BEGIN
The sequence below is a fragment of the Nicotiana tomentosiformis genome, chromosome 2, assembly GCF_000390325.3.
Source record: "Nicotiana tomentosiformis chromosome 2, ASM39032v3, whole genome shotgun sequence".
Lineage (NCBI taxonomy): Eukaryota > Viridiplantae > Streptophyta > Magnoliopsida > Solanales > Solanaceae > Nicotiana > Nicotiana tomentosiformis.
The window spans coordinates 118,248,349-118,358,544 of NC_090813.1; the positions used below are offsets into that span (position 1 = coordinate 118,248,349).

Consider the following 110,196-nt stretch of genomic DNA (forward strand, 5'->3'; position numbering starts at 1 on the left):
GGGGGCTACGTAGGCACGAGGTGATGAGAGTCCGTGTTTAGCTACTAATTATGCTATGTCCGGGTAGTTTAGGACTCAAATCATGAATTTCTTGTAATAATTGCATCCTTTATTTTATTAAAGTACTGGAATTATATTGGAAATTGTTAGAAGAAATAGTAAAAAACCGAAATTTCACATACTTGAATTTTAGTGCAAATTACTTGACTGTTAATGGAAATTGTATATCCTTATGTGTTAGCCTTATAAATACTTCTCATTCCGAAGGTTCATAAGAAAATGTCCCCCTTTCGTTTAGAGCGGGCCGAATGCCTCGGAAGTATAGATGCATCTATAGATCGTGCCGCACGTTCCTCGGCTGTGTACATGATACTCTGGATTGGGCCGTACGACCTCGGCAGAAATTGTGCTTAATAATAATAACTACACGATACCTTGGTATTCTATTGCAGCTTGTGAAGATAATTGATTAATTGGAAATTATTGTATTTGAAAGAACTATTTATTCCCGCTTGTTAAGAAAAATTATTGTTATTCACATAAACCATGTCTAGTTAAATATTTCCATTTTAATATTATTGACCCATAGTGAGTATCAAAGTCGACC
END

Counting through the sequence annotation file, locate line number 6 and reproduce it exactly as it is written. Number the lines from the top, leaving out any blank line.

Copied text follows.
GGGGGCTACGTAGGCACGAGGTGATGAGAGTCCGTGTTTAGCTACTAATTATGCTATGTCCGGGTAGTTTAGGACTCAAATCATGAATTTCTTGTAATAATTGCATCCTTTATTTTATTAAAGTACTGGAATTATATTGGAAATTGTTAGAAGAAATAGTAAAAAACCGAAATTTCACATACTTGAATTTTAGTGCAAATTACTTGACTGTTAATGGAAATTGTATATCCTTATGTGTTAGCCTTATAAATACTTCTCATTCCGAAGGTTCATAAGAAAATGTCCCCCTTTCGTTTAGAGCGGGCCGAATGCCTCGGAAGTATAGATGCATCTATAGATCGTGCCGCACGTTCCTCGGCTGTGTACATGATACTCTGGATTGGGCCGTACGACCTCGGCAGAAATTGTGCTTAATAATAATAACTACACGATACCTTGGTATTCTATTGCAGCTTGTGAAGATAATTGATTAATTGGAAATTATTGTATTTGAAAGAACTATTTATTCCCGCTTGTTAAGAAAAATTATTGTTATTCACATAAACCATGTCTAGTTAAATATTTCCATTTTAATATTATTGACCCATAGTGAGTATCAAAGTCGACC